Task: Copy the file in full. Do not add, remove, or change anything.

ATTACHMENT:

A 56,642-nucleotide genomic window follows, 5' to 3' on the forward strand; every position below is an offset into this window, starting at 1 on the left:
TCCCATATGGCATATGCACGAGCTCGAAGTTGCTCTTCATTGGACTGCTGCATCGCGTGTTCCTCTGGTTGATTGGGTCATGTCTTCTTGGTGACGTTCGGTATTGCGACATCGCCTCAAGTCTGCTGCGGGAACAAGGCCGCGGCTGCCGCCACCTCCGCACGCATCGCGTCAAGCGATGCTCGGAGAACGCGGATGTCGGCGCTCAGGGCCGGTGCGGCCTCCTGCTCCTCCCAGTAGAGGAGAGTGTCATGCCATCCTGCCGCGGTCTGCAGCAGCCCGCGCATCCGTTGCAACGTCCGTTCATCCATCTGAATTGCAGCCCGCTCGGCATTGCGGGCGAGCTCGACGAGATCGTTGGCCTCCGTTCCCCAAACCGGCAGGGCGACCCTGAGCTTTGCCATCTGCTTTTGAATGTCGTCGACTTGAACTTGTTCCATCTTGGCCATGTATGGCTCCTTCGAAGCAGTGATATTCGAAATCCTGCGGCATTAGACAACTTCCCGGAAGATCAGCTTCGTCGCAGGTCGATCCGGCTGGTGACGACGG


A 56,642-nucleotide genomic window follows, 5' to 3' on the forward strand; every position below is an offset into this window, starting at 1 on the left:
TCCCATATGGCATATGCACGAGCTCGAAGTTGCTCTTCATTGGACTGCTGCATCGCGTGTTCCTCTGGTTGATTGGGTCATGTCTTCTTGGTGACGTTCGGTATTGCGACATCGCCTCAAGTCTGCTGCGGGAACAAGGCCGCGGCTGCCGCCACCTCCGCACGCATCGCGTCAAGCGATGCTCGGAGAACGCGGATGTCGGCGCTCAGGGCCGGTGCGGCCTCCTGCTCCTCCCAGTAGAGGAGAGTGTCATGCCATCCTGCCGCGGTCTGCAGCAGCCCGCGCATCCGTTGCAACGTCCGTTCATCCATCTGAATTGCAGCCCGCTCGGCATTGCGGGCGAGCTCGACGAGATCGTTGGCCTCCGTTCCCCAAACCGGCAGGGCGACCCTGAGCTTTGCCATCTGCTTTTGAATGTCGTCGACTTGAACTTGTTCCATCTTGGCCATGTATGGCTCCTTCGAAGCAGTGATATTCGAAATCCTGCGGCATTAGACAACTTCCCGGAAGATCAGCTTCGTCGCAGGTCGATCCGGCTGGTGACGACGG